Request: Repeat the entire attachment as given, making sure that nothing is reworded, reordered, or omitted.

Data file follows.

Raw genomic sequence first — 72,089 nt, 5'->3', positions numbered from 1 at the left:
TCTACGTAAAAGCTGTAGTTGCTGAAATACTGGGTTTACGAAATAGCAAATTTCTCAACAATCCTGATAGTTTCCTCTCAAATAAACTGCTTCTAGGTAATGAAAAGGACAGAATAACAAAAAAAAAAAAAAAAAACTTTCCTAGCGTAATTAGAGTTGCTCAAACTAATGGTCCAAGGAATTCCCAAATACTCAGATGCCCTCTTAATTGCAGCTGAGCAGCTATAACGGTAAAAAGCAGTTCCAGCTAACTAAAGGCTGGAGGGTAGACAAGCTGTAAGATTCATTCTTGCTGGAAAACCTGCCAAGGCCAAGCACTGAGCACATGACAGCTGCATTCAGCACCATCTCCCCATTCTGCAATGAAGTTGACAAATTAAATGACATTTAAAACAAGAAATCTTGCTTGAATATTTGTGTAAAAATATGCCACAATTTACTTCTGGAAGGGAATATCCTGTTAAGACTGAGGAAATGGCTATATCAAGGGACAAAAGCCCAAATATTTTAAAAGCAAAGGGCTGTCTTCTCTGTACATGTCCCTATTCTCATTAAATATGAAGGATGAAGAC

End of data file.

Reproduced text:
Raw genomic sequence first — 72,089 nt, 5'->3', positions numbered from 1 at the left:
TCTACGTAAAAGCTGTAGTTGCTGAAATACTGGGTTTACGAAATAGCAAATTTCTCAACAATCCTGATAGTTTCCTCTCAAATAAACTGCTTCTAGGTAATGAAAAGGACAGAATAACAAAAAAAAAAAAAAAAAACTTTCCTAGCGTAATTAGAGTTGCTCAAACTAATGGTCCAAGGAATTCCCAAATACTCAGATGCCCTCTTAATTGCAGCTGAGCAGCTATAACGGTAAAAAGCAGTTCCAGCTAACTAAAGGCTGGAGGGTAGACAAGCTGTAAGATTCATTCTTGCTGGAAAACCTGCCAAGGCCAAGCACTGAGCACATGACAGCTGCATTCAGCACCATCTCCCCATTCTGCAATGAAGTTGACAAATTAAATGACATTTAAAACAAGAAATCTTGCTTGAATATTTGTGTAAAAATATGCCACAATTTACTTCTGGAAGGGAATATCCTGTTAAGACTGAGGAAATGGCTATATCAAGGGACAAAAGCCCAAATATTTTAAAAGCAAAGGGCTGTCTTCTCTGTACATGTCCCTATTCTCATTAAATATGAAGGATGAAGAC